Eager travellers are being told to be patient and make sure they understand the terms and conditions on any pay now, book later travel deals.
Western Australia’s commissioner for Consumer Protection Lanie Chopping advised travellers looking for their next dream holiday that despite regional borders opening up, interstate and overseas travel still have restrictions.
“Many of us would like to book a holiday that we can look forward to but there are risks in doing it too soon because you may have to postpone or cancel,” Ms Chopping said.
“It’s more important than ever to read the fine print when buying a flight, cruise, accommodation or holiday package. Pay close attention to terms and conditions in case you have to cancel or postpone your travel because of further disruptions.
“Suppliers, such as hotels, may require you to pay 100 per cent of the booking upfront and the terms and conditions may restrict your ability to get any refund for cancellations. Airlines or travel agents may deduct fees or charges from refunds or place restrictions on future credit,” Ms Chopping explained.
Instead of waiting for borders to open to travel interstate or overseas the commissioner has encouraged travellers not to risk potentially losing money but instead travel regionally.
“You could end up losing money or sitting on a credit note or voucher while you wait for restrictions to be lifted, rather than having cash to spend on local travel or something else,” Ms Chopping said.
Ms Chopping said Consumer Protection was currently handling hundreds of complaints from consumers whose travel plans had been impacted by COVID-19 and most were from people struggling to get refunds for their bookings.
“Of 370 complaints since the start of March, 124 have been about credit notes provided as the remedy instead of money-back, 82 from people unable to get refunds, 66 about cancellation or refund fees and 33 complaints about how long it takes to get a refund.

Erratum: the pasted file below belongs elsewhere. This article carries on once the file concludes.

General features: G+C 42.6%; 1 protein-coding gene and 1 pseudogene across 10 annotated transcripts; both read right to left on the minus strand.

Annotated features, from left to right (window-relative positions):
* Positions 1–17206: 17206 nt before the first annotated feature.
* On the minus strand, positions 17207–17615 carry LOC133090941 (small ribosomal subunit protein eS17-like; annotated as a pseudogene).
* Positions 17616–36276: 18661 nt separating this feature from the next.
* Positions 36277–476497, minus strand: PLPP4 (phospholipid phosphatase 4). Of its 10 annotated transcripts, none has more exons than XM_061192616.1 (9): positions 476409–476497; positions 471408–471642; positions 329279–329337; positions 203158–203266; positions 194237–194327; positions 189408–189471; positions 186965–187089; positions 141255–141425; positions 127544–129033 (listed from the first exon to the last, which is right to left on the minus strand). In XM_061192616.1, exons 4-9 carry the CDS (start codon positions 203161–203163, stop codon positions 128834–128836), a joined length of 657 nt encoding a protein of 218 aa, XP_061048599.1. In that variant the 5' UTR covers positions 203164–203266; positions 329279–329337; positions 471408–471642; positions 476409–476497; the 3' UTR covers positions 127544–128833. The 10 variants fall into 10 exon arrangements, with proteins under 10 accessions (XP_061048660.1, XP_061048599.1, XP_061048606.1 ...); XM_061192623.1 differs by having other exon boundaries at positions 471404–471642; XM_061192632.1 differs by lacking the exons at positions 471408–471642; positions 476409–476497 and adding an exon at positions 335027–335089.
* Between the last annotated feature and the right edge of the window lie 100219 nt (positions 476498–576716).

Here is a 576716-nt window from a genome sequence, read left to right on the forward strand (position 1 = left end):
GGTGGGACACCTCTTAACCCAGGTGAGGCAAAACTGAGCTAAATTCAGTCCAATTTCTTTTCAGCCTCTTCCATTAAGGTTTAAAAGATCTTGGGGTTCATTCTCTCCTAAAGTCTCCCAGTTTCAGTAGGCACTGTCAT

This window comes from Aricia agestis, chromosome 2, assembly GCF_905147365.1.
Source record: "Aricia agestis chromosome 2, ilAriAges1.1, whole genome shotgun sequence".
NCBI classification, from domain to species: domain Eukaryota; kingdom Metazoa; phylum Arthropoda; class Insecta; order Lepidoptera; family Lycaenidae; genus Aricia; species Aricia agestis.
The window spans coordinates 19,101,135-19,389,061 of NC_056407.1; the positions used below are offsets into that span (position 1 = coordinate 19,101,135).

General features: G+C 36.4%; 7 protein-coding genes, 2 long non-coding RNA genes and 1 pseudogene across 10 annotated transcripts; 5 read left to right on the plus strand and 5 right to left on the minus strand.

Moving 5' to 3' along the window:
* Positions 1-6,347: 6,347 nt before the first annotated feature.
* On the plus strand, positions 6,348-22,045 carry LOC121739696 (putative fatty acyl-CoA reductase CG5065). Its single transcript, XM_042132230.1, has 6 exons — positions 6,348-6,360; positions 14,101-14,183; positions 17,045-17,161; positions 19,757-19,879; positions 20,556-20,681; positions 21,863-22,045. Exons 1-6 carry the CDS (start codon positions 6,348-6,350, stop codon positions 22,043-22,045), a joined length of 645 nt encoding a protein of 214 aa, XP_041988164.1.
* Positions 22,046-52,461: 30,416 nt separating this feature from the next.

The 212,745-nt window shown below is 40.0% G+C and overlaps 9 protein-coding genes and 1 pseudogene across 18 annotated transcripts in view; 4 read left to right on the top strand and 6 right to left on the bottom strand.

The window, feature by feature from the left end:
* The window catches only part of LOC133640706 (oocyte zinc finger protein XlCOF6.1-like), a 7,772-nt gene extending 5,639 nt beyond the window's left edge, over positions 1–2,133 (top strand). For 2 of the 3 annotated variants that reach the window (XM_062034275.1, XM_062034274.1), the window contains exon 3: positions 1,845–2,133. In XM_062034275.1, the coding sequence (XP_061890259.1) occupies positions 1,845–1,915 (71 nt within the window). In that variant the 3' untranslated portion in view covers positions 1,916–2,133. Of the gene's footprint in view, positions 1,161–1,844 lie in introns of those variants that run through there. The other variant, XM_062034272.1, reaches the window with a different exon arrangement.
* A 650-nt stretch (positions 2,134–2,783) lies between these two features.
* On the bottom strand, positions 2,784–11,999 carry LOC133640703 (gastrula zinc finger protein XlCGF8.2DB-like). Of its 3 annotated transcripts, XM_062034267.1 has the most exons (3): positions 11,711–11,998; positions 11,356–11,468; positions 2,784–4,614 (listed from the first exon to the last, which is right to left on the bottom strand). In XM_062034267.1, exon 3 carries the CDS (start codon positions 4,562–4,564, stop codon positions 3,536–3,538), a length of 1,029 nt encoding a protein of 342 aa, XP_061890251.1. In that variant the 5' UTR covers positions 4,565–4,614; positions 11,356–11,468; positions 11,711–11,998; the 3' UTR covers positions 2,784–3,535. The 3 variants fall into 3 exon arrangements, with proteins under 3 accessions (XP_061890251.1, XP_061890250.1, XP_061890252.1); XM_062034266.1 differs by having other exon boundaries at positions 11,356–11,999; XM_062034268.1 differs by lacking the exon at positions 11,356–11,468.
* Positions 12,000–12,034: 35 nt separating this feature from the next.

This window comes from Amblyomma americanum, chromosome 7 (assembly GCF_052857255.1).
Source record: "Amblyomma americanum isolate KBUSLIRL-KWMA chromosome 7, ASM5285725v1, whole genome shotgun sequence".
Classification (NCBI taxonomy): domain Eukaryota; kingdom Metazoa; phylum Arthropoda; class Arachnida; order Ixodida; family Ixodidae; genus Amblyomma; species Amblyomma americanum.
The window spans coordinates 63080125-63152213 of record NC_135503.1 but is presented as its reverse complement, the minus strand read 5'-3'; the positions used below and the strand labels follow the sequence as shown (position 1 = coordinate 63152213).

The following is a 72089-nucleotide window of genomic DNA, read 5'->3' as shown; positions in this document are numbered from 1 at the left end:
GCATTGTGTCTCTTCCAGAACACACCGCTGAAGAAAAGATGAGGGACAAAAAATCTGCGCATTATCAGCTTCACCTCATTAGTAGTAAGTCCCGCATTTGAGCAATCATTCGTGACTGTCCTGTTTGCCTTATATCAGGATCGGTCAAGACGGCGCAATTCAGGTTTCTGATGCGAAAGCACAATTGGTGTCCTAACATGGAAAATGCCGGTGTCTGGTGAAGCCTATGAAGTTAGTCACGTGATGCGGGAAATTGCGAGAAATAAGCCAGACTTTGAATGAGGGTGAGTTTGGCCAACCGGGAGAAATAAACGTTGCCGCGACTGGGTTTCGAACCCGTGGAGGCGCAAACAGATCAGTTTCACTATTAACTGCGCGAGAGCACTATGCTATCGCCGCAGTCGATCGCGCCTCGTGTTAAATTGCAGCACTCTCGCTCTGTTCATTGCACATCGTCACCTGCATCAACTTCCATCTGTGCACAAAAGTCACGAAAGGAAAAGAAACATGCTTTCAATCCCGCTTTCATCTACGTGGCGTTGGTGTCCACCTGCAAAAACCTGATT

“It is important that consumers understand that if their travel can’t go ahead, their money could be tied up in a credit note or voucher for the foreseeable future. In the worst-case scenario funds may be lost because a travel business closes due to financial difficulties.”
Australian consumer law regulators have noted that some travel companies are advertising “pay now/book later” holiday deals that must be used by as early as November 2020. Such marketing practices are a concern because of the potential inability for consumers to take advantage of the offers.
Ms Chopping's warnings come as key officials deliberate how Australia can effectively reopen its borders without spreading COVID-19.
Airlines are starting to open up globally and many countries are requiring a mask rule on all flights and have eliminated social distancing on flights.
It is critical to help continue to reduce the number of cases from this pandemic, the CEO of QYK Brands Rakesh Tammabattula believes airlines should be providing PPE to their customers at no charge.
“With normal services like beverages and snacks being paused for the time being, airlines should use those savings to help protect not only their customers but the general public at large. While some airlines have introduced some items for free other airlines have no masks or sanitising wipes available for their passengers,” Mr Tammabattula explained.